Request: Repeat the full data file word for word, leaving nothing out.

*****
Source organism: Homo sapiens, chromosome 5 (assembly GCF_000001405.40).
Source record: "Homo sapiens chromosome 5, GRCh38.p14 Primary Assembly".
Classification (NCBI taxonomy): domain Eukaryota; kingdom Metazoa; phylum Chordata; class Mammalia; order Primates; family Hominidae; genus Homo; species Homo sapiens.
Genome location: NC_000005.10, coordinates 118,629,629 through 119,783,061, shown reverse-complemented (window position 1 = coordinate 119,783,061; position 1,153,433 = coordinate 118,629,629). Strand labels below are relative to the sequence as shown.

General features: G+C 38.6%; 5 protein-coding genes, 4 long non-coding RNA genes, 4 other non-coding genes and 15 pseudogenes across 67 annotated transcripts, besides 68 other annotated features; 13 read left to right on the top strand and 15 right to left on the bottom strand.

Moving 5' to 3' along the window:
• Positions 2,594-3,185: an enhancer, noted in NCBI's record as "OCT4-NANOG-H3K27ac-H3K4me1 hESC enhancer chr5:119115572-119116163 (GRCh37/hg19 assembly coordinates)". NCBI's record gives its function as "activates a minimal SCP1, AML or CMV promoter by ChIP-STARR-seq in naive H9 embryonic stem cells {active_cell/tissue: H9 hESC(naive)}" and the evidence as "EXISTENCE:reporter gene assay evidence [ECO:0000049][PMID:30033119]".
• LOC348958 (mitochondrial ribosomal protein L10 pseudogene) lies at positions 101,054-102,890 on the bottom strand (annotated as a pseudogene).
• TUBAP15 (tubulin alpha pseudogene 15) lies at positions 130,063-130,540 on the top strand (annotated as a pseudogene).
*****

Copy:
Source organism: Homo sapiens, chromosome 5 (assembly GCF_000001405.40).
Source record: "Homo sapiens chromosome 5, GRCh38.p14 Primary Assembly".
Classification (NCBI taxonomy): domain Eukaryota; kingdom Metazoa; phylum Chordata; class Mammalia; order Primates; family Hominidae; genus Homo; species Homo sapiens.
Genome location: NC_000005.10, coordinates 118,629,629 through 119,783,061, shown reverse-complemented (window position 1 = coordinate 119,783,061; position 1,153,433 = coordinate 118,629,629). Strand labels below are relative to the sequence as shown.

General features: G+C 38.6%; 5 protein-coding genes, 4 long non-coding RNA genes, 4 other non-coding genes and 15 pseudogenes across 67 annotated transcripts, besides 68 other annotated features; 13 read left to right on the top strand and 15 right to left on the bottom strand.

Moving 5' to 3' along the window:
• Positions 2,594-3,185: an enhancer, noted in NCBI's record as "OCT4-NANOG-H3K27ac-H3K4me1 hESC enhancer chr5:119115572-119116163 (GRCh37/hg19 assembly coordinates)". NCBI's record gives its function as "activates a minimal SCP1, AML or CMV promoter by ChIP-STARR-seq in naive H9 embryonic stem cells {active_cell/tissue: H9 hESC(naive)}" and the evidence as "EXISTENCE:reporter gene assay evidence [ECO:0000049][PMID:30033119]".
• LOC348958 (mitochondrial ribosomal protein L10 pseudogene) lies at positions 101,054-102,890 on the bottom strand (annotated as a pseudogene).
• TUBAP15 (tubulin alpha pseudogene 15) lies at positions 130,063-130,540 on the top strand (annotated as a pseudogene).